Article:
23 October 2019 :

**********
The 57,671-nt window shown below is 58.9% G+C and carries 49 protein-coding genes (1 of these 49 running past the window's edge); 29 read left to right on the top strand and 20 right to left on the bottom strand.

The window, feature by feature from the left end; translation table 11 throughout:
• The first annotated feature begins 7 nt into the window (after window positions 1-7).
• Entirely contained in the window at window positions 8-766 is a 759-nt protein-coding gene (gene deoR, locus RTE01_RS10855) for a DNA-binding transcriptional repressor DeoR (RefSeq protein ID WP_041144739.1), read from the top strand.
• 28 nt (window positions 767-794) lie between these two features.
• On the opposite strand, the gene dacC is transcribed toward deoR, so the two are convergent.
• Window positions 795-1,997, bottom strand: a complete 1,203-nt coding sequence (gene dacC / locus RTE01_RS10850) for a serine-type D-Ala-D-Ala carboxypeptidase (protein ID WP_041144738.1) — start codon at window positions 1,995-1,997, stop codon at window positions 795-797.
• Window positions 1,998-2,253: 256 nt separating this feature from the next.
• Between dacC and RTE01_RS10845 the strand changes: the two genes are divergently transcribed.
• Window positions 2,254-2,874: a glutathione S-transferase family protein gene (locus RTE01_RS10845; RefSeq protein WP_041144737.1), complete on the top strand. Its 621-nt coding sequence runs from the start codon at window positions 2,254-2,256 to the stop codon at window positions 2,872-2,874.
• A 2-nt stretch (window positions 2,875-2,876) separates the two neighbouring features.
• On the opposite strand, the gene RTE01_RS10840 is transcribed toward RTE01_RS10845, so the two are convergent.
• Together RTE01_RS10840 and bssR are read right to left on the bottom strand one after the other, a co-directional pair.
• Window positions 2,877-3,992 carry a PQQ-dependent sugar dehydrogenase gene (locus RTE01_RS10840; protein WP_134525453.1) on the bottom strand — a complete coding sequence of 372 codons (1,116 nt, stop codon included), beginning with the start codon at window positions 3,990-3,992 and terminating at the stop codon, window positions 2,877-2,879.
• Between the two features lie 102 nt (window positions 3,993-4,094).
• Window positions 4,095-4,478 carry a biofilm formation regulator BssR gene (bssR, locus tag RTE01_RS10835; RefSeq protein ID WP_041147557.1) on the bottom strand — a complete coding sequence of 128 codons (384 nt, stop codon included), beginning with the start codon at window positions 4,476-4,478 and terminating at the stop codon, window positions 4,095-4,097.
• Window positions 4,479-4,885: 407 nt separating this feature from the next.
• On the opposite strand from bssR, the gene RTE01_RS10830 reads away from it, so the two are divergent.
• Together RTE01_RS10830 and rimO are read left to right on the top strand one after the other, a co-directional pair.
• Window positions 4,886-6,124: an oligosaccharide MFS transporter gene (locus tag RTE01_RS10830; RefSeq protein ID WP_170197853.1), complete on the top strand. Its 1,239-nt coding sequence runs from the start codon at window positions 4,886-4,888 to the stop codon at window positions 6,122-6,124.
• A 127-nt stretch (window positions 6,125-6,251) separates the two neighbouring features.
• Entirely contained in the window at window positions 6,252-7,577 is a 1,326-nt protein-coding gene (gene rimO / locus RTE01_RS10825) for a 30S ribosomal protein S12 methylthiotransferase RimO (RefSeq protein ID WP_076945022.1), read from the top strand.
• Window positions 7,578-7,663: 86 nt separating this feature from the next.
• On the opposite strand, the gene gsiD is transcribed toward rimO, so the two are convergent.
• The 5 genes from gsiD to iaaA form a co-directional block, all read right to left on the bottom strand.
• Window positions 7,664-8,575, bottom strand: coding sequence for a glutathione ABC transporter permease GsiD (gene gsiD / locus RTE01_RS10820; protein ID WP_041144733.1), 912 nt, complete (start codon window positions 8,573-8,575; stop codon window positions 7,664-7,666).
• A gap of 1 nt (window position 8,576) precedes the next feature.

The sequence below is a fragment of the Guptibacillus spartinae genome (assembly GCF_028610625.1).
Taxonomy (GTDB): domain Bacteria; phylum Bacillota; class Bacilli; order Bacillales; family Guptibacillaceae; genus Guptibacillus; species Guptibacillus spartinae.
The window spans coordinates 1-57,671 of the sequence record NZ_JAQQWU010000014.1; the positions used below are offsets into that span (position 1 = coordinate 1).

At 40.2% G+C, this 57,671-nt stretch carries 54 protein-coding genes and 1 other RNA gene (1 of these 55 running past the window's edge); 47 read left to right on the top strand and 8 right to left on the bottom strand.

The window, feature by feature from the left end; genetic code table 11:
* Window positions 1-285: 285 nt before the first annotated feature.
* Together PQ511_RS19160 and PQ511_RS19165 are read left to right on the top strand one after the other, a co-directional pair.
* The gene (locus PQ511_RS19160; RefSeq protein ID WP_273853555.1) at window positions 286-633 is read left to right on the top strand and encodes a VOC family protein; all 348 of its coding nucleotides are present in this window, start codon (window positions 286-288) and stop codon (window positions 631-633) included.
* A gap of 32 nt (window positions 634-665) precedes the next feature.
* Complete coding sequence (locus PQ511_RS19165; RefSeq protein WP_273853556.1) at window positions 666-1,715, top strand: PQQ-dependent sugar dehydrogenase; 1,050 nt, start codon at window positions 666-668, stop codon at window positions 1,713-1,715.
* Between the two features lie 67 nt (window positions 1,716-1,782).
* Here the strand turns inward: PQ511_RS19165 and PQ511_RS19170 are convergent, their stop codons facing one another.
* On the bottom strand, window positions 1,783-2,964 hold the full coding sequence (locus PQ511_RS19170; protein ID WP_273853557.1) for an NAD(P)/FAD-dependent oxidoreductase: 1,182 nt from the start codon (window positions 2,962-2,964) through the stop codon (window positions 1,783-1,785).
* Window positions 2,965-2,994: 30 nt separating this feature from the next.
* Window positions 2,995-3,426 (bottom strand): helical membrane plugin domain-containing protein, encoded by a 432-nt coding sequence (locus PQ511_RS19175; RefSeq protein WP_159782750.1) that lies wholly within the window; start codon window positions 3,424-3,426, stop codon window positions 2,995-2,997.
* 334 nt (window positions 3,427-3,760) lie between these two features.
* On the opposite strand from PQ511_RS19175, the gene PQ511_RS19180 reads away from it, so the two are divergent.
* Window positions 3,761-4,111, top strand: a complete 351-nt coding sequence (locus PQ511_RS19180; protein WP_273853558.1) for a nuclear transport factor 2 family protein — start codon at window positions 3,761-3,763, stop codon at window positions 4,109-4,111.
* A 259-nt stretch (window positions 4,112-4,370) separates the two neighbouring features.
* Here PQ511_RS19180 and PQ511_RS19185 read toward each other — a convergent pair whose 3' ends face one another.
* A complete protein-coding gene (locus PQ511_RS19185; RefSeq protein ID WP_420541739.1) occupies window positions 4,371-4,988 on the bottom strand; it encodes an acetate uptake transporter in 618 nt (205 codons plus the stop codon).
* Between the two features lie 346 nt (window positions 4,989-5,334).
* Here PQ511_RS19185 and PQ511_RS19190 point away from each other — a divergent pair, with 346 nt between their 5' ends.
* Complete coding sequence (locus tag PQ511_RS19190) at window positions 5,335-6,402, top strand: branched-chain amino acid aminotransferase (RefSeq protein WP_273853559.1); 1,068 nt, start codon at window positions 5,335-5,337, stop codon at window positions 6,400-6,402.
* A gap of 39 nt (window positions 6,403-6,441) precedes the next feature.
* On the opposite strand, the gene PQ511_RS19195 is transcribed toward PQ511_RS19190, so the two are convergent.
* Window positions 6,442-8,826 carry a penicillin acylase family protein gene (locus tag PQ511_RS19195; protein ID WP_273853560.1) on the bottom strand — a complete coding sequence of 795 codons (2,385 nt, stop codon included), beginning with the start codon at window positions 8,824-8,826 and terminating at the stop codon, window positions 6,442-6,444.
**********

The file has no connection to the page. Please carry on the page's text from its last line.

The U.S. Court of Appeals for the 11th Circuit ordered a new sentencing hearing for Lawrence Jefferson. Jefferson, now 64, Black, had been sentenced to death on March 17, 1986 in Cobb County for the May 1, 1985 beating death of his construction job supervisor, Edward Taulbee, 37. Although Jefferson had a visibly misshapen skull and scarring on his forehead from being run over by a car when he was two years old, the lawyers the county appointed to represent him failed to investigate evidence of brain damage. A defense psychologist recommended that Jefferson’s trial lawyers obtain a neuropsychological evaluation to assess Jefferson’s brain injury and mental health, but the lawyers ignored that advice. When an examination was conducted during Jefferson’s appeals, it disclosed significant evidence of brain damage that the 11th Circuit later described as “the most powerful explanation for an otherwise inexplicable crime.” A defense neurologist explained that “the most common thing with a closed head injury, traumatic injury of this sort, is problems with judgments, executive planning, and impulse control, the ability to foresee the consequences of your action in the future, as opposed to right now.” In 2010, the Supreme Court reversed and directed the federal courts to determine whether the state courts had provided Jefferson a full and fair hearing. After additional years of litigation, the district court ruled in 2017 (see April 10) that the state court hearing had not been full and fair and again found Jefferson’s penalty phase representation to have been ineffective. This time, the 11th Circuit agreed and, 33 years after Jefferson had been sent to death row, it granted him a new sentencing hearing.